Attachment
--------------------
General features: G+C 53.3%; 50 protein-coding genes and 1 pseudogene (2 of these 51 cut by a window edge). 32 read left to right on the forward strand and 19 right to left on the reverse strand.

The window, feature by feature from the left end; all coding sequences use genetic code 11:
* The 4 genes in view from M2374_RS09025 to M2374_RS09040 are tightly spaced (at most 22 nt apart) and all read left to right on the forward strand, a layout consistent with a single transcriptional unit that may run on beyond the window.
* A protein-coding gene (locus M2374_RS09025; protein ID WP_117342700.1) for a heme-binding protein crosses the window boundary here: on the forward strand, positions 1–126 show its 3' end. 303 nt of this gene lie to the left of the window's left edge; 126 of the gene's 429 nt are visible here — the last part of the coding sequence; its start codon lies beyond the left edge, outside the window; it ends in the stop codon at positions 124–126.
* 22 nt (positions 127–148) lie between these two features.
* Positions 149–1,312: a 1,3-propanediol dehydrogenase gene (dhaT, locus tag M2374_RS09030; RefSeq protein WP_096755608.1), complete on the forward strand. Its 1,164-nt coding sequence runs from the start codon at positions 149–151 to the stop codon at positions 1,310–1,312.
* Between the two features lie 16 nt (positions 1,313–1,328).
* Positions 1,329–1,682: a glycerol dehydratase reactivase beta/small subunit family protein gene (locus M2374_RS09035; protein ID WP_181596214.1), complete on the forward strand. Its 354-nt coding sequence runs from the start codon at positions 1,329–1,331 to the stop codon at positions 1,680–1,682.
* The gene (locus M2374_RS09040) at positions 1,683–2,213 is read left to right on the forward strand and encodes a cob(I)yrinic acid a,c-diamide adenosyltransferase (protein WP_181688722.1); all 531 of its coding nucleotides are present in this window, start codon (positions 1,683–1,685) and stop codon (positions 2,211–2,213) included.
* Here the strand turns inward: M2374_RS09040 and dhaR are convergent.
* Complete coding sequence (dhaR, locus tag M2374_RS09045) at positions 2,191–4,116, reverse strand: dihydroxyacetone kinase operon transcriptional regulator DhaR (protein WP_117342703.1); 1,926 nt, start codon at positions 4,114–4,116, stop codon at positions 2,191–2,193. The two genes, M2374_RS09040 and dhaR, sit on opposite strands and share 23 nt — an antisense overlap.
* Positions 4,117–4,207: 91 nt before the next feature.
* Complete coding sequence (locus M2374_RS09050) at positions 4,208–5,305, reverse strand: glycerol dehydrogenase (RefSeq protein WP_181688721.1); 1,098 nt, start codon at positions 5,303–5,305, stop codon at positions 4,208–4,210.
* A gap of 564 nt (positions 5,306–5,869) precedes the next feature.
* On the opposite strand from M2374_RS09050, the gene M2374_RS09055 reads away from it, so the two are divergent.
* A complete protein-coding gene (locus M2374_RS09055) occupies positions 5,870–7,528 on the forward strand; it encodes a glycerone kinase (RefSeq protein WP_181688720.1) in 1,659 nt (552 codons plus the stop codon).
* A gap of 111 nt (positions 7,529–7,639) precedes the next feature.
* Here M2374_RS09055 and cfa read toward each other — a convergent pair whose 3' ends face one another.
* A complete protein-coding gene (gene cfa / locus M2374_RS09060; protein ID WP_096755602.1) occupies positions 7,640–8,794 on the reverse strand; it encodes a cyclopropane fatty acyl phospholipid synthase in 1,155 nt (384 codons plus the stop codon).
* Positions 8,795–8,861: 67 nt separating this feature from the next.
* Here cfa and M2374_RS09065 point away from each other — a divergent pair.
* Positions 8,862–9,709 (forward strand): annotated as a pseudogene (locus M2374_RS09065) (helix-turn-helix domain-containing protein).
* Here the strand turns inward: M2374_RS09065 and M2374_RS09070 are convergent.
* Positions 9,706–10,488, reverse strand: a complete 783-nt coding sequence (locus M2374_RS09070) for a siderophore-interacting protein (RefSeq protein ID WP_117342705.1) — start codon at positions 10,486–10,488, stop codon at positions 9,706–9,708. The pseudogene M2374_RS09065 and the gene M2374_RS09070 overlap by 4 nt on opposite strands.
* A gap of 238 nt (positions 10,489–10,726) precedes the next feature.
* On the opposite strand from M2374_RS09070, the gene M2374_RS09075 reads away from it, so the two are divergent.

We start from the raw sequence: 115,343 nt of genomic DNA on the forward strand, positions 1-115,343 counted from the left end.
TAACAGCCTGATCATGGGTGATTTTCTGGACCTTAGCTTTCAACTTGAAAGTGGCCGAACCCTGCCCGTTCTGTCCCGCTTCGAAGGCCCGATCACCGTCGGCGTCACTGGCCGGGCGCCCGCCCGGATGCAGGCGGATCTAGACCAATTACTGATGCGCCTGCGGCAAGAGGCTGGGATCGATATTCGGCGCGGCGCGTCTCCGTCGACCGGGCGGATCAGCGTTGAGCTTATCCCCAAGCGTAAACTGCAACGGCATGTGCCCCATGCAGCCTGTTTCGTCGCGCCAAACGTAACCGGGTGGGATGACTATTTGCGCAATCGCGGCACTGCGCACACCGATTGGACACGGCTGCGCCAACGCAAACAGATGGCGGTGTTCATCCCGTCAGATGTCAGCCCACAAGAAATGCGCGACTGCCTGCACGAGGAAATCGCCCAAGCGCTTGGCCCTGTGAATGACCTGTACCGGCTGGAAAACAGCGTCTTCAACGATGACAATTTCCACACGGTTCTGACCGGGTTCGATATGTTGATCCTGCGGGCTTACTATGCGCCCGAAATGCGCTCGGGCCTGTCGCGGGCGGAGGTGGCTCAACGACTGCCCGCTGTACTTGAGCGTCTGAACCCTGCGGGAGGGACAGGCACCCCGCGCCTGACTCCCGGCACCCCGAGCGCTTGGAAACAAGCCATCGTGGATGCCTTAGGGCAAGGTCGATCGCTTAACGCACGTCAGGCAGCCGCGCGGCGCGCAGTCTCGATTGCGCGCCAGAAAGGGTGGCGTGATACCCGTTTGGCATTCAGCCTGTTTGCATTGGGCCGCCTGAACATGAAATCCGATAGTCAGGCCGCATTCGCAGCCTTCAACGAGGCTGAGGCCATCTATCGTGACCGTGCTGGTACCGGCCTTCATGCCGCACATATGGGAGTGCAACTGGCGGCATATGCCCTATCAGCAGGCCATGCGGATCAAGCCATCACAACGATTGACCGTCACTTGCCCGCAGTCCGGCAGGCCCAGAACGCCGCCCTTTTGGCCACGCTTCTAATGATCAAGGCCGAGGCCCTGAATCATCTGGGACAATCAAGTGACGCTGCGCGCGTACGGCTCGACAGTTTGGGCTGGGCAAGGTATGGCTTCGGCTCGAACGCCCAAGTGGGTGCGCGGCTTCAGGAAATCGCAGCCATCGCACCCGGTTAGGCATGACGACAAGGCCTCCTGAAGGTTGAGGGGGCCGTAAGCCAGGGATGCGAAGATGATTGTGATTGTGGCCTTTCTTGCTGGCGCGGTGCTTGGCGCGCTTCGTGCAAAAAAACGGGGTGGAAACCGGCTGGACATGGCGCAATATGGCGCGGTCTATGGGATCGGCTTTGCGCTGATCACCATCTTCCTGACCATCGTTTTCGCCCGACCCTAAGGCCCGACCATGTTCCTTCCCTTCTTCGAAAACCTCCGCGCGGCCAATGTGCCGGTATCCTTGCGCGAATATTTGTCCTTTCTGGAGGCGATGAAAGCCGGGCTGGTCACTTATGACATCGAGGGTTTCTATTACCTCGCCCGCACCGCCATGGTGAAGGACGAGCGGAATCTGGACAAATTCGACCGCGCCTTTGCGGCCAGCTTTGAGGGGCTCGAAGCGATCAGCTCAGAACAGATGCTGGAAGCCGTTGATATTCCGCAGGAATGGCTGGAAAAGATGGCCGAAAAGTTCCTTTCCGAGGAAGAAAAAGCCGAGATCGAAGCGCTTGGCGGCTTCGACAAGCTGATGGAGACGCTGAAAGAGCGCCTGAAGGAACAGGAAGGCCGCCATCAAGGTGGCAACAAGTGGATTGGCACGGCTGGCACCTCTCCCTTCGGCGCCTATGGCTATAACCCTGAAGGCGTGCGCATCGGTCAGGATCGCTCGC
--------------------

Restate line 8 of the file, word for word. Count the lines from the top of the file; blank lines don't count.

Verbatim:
* Positions 1,329–1,682: a glycerol dehydratase reactivase beta/small subunit family protein gene (locus M2374_RS09035; protein ID WP_181596214.1), complete on the forward strand. Its 354-nt coding sequence runs from the start codon at positions 1,329–1,331 to the stop codon at positions 1,680–1,682.